The origins of the Georgia Department of Transportation (GDOT) began 100 years ago August 16, following the Federal Aid Road Act of 1916 that required a state highway department be formed to receive federal funds. The State Highway Department of Georgia was revamped in 1972 to its current name.
The agency started out small, but from 1916-1919 the agency worked on 75 federal aid projects in 64 counties, using federal aid amounts of $134,329 in 1917 and $268,658 in 1918.
On April 20 this year, Gov. Nathan Deal signed a proclamation declaring 2016 as “Georgia Department of Transportation’s Centennial Year” and recognizing the contributions the agency has made to the quality of life, increase mobility and economic growth in the state.
“While a centennial is a time to reflect on the past, it is also a time to look ahead to new challenges,” GDOT Commissioner Russell R. McMurry says. “Drones, connected vehicles, self-driving cars – these are just a few of the evolving technologies that will have a tremendous impact on transportation in the not-too-distant future. In the next century, Georgia DOT will continue to embrace change and rise to meet new challenges, break new barriers and positively affect more lives.”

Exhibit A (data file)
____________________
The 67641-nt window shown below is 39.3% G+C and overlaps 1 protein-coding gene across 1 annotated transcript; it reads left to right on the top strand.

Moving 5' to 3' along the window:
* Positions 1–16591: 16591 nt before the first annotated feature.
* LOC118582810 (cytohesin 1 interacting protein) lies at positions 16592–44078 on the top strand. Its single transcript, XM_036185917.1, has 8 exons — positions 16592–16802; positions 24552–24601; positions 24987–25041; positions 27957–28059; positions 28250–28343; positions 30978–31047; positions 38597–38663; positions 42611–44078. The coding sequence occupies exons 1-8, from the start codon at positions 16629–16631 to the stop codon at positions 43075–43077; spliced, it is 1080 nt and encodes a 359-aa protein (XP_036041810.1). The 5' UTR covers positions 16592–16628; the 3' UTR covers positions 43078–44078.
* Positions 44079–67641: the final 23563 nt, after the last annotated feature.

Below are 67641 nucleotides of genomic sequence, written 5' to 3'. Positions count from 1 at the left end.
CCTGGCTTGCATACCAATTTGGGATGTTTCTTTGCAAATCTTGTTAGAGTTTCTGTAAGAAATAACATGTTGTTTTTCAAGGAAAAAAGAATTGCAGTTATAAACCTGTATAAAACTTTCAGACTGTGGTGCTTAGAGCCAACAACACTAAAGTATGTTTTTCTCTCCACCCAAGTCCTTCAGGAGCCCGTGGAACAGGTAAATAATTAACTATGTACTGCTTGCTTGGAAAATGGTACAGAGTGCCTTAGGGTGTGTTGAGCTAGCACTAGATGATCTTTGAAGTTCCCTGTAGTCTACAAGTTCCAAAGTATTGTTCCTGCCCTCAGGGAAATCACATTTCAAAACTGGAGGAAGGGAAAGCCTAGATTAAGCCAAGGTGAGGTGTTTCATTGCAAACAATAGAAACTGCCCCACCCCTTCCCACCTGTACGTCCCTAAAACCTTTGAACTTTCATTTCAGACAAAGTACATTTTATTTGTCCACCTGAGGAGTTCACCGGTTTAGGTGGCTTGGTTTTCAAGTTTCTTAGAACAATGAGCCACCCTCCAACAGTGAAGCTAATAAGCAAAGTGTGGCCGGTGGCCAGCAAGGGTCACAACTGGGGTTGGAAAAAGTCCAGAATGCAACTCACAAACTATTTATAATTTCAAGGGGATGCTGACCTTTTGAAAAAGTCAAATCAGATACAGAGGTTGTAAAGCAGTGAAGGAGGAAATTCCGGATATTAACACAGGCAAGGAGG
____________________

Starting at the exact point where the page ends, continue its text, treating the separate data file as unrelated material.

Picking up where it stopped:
“To reach this 100 year milestone took the tireless efforts of many people … those with vision, those with passion, those who took a stand,” says Emily Dunn, chairman of the Georgia Transportation Board. “Georgia DOT thrives today and is set to do great things in the future.”
More details on the GDOT Centennial, including an event calendar, historical timeline, videos and art are available at www.dot.ga.gov/centennial.